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Homework Statement
Given
Homework Equations
The Attempt at a Solution
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I know I found that it is increasing on the interval (-1,1), but that's wrongIf I remember correctly, f(x) is an increasing function for f'(x) > 0 and a decreasing function for f'(x)< 0.
ok I re-did it again because I found an errorHow did you get that?
it's a straight light, and on the original function that means that there's a point there where it is neither increasing or decreasing or a max or min.Now how about d and e?
Here's a clue...
What is the shape of the graph when the derivative is zero?
in the numerator: -1,1Hmm...
I'm sorry, but I don't get (-1,3) for increasing...
The derivative is this, as you have written, correct?
[tex]\frac{5(1-x)(x-1)}{(3x^2-10x+3)^2}[/tex]
Ignore the denominator... where is the numerator zero? Where are each of the three components zero?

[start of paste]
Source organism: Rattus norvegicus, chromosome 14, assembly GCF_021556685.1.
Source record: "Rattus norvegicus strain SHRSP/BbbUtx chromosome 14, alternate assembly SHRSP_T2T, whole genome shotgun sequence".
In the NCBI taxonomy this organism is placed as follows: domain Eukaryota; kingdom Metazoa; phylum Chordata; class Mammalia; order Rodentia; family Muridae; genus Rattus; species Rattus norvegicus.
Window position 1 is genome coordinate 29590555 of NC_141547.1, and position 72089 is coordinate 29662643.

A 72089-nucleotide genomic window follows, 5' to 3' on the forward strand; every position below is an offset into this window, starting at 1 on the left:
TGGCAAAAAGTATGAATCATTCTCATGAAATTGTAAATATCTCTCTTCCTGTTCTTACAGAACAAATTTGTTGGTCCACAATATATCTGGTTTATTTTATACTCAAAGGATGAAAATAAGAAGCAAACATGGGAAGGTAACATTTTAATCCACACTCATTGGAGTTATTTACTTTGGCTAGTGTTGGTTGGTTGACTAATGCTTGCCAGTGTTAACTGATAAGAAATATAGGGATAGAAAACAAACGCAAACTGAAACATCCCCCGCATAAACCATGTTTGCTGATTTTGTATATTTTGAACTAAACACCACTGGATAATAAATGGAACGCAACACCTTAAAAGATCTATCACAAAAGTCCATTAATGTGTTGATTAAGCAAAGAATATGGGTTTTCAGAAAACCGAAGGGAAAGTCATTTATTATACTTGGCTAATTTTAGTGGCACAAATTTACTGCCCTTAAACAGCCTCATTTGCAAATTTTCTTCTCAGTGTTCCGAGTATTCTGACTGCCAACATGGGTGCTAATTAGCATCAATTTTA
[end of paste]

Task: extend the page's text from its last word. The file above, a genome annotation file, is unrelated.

That's what I did when I first started it and I got (-1,1) as increasing but that's wrong.....I said ignore the denominator... if the denominator is zero, your graph is really screwing up.
OK, so you know the graph of the derivative is zero at -1 and 1.
Thus, the minimum and the maximum must be at those two points.
there's an error at 3 too, so does that mean I do count the denominator?There's a singularity at x=1/3, which is in (-1,1). That's probably why.
huh?Oh...
So it would be -1<x<1, x=/=(1/3) then...
ok, so I redid it over again and do you think these are correct:Yes, exactly. The function isn't increasing at x=1/3 because it isn't defined there, so you have to split the interval as you have done.
nothing important, that was a typo, how about this for an answer:What happens between x=-2 and x=-1?